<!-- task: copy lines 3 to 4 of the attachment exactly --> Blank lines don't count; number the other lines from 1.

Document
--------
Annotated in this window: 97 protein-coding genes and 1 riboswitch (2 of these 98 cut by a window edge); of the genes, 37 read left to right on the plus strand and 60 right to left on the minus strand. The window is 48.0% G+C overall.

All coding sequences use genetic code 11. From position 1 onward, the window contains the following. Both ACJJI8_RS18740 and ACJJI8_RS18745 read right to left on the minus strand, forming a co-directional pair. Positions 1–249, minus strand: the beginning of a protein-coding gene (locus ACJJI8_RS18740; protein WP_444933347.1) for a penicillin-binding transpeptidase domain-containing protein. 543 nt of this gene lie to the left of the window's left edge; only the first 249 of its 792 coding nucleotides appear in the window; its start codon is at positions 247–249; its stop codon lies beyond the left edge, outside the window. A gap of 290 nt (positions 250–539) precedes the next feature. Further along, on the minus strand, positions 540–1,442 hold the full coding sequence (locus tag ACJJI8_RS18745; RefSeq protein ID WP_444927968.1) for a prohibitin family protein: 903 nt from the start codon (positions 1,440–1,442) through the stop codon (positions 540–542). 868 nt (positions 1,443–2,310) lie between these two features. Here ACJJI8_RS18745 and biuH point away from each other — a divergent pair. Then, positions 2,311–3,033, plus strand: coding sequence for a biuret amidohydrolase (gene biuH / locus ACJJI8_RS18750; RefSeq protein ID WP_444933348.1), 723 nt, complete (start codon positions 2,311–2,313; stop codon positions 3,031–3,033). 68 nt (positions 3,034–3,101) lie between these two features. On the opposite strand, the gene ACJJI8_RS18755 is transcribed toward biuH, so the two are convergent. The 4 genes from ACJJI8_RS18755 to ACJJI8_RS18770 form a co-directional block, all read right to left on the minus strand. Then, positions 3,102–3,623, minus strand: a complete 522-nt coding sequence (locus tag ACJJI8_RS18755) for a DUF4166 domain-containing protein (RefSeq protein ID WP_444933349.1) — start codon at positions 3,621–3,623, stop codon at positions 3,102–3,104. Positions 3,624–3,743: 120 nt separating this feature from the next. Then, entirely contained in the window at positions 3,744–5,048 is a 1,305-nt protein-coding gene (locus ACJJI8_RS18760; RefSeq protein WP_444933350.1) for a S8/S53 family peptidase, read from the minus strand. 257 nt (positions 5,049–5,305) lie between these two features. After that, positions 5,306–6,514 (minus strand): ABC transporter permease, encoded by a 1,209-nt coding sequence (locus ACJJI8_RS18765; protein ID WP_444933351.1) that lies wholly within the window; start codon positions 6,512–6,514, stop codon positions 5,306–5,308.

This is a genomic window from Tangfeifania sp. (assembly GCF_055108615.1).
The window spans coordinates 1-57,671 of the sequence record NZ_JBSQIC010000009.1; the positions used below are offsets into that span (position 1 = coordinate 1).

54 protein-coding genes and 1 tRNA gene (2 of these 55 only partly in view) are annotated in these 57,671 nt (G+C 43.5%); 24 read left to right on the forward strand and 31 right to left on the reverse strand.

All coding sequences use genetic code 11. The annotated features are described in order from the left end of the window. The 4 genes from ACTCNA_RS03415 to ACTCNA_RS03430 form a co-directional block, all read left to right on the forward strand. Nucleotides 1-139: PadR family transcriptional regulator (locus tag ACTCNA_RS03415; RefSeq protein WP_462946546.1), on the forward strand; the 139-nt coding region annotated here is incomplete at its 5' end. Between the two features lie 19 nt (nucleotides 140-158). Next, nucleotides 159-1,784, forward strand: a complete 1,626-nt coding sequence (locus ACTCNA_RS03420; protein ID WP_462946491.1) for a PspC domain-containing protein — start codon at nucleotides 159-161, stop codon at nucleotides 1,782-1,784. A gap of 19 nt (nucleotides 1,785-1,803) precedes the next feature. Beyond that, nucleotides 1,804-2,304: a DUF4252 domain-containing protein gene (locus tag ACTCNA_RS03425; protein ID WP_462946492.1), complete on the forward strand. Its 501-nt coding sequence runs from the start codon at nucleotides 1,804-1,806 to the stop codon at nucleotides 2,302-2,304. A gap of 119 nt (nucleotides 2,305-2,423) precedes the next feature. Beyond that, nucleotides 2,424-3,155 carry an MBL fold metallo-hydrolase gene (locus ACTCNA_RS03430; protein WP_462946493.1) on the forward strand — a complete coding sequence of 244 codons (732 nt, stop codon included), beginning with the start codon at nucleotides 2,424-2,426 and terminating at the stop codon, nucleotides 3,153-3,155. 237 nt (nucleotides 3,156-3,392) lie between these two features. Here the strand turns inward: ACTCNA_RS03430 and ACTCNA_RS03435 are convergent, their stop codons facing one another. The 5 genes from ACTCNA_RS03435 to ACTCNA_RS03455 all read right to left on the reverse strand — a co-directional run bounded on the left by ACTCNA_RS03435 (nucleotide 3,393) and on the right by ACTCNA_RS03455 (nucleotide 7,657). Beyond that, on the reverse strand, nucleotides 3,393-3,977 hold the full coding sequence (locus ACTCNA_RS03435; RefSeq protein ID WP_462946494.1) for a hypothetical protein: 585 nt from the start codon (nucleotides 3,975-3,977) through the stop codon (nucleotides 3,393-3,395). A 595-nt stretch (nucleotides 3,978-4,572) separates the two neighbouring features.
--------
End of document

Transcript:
This is a genomic window from Tangfeifania sp. (assembly GCF_055108615.1).
The window spans coordinates 1-57,671 of the sequence record NZ_JBSQIC010000009.1; the positions used below are offsets into that span (position 1 = coordinate 1).